A couple of my own thoughts as well:

Japan has a massive naval advantage, why aren't they using it as they did IOTL?
I am of two minds on the increased Japanese intervention. On one hand, the US is against this sort of frivolousness, and should place sanctions on Japan including an oil embargo. On the other hand, Japan's going to lose a buckeload of people in this war, and if two powers which much of the West has been concerned about spend 4 years tearing each other apart, why should the US attempt to halt it by stemming the flow of oil to Japan? So long as the fighting stays within the Korean peninsula and doesn't threaten American interests in the area of course. Now Japan can get oil from other sources I suppose, still can they supply as much as the US can?


Saturday, March 8th 2014, 5:18am

China got the winning steak here but with what appears more problems in the horizon, does it worth it?

Well, I would say an emphatic 'No'. As it stands now, I think the Europeans nations with strong territorial interests in the region - France, Britain, Iberia, Russia - and more distantly those nations allied to the same, will be getting very skittish watching this unfold. Letting China actually succeed in annexing anybody's territory, even a power as unpopular and unpalatable as Chosen's current regime, sets a very bad precedent. Chosen's a nasty little serpent, but they're harmless in comparison to what China can do.

We had a similar set of difficulties during the Persian Civil War. Either you supported the Nationalists (who would have tried invading the neighbors after the war in the quest for 'Greater Persia') or you supported the Loyalists (allowing expansionist India to achieve a dual monarchy in Southwest Asia) or you supported neither.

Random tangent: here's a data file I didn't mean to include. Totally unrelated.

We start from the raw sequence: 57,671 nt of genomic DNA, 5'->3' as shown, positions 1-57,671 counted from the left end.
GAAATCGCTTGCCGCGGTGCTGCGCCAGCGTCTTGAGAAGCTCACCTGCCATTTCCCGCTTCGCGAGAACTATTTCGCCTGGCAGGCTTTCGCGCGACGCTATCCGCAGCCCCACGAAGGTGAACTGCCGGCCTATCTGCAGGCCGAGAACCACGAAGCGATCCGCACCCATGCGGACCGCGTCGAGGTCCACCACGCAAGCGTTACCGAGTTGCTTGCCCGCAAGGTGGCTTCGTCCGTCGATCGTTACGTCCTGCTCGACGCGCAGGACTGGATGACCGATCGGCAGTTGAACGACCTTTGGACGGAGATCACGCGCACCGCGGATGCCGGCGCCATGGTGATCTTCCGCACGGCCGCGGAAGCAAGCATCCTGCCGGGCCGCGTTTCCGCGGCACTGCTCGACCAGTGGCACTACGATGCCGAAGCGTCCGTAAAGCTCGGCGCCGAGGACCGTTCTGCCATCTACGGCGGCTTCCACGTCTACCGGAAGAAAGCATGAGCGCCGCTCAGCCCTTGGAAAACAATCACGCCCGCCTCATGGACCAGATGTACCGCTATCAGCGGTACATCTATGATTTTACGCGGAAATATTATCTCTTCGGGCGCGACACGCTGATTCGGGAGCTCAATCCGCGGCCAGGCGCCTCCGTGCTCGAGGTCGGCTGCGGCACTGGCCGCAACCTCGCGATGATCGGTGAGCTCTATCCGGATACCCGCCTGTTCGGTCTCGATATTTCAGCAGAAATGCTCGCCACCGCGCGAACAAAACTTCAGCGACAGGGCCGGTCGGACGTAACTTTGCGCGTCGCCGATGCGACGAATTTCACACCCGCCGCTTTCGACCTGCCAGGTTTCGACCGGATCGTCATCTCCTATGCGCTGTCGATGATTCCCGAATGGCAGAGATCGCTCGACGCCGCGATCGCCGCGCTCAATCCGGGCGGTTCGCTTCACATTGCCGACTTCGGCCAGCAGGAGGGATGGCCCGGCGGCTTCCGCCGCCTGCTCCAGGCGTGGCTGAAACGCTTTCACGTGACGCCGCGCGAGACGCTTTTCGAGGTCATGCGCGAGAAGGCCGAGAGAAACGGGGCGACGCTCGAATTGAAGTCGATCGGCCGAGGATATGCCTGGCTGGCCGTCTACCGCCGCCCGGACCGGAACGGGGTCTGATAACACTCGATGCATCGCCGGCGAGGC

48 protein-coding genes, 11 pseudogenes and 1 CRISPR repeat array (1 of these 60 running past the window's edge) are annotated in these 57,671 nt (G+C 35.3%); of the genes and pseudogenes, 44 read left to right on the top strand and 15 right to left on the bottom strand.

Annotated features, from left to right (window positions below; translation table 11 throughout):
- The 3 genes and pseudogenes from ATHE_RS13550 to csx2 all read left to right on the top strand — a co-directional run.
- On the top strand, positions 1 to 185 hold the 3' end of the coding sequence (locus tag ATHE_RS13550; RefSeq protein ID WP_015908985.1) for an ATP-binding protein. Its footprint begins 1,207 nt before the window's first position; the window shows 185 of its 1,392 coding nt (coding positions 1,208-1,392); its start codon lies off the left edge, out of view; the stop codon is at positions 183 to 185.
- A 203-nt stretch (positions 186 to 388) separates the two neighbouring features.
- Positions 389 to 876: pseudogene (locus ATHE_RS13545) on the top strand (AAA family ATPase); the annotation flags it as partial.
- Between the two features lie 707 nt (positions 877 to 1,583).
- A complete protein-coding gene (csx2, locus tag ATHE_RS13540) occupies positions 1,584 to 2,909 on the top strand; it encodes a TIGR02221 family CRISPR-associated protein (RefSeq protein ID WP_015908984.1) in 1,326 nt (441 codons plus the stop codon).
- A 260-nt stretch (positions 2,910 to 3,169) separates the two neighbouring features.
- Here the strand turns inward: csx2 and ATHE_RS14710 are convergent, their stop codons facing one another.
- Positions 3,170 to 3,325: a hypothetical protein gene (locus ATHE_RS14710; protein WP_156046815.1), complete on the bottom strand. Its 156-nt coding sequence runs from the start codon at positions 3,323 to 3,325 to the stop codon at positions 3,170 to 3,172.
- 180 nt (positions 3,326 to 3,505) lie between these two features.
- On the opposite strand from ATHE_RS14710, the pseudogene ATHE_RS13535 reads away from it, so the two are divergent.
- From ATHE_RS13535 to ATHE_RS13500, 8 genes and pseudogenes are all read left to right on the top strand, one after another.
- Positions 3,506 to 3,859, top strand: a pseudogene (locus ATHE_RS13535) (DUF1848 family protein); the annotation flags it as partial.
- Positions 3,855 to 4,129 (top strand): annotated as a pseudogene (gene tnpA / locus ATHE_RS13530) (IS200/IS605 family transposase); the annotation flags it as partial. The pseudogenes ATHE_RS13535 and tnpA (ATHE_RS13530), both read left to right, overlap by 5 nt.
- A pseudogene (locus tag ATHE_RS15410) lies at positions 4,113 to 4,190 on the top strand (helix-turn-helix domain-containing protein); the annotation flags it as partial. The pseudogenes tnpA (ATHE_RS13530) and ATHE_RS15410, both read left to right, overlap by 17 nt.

Saturday, March 8th 2014, 11:02am

This is certainly a major war.

My concerns is that the 1946 timeline seems far too optimistic.
The should probably end in March/April 1946. Chosen by than has lost most of its cities and industrial strength, Japan is going to have to maintain its own armed forces and that of Chosen. The Japanese force of 920,000 sounds a lot but how much of the Chosen Army will be left? By then China is going to have millions under arms, by 1946 it will probably have more than replaced its losses from 1944 and if it rotates units etc. would have lost little of its actual strength. Your fighting effectively the Red Army in OTL terms, it mass alone would crush Chosen at that tipping point in early 1946.
The pocket of 600,000 with 280,000 finally surrendering is a pinprick to China's strength by this time.Even so, its no Stalingrad, it took another two years to destroy the German forces from that point onward. Here your facing much larger odds. Of course it might bring China to the diplomatic table, especially if its coastal cities are feeling the brunt of aerial bombing and if the IJN has blockaded China's maritime approaches (though that risks sinking neutral shipping etc.).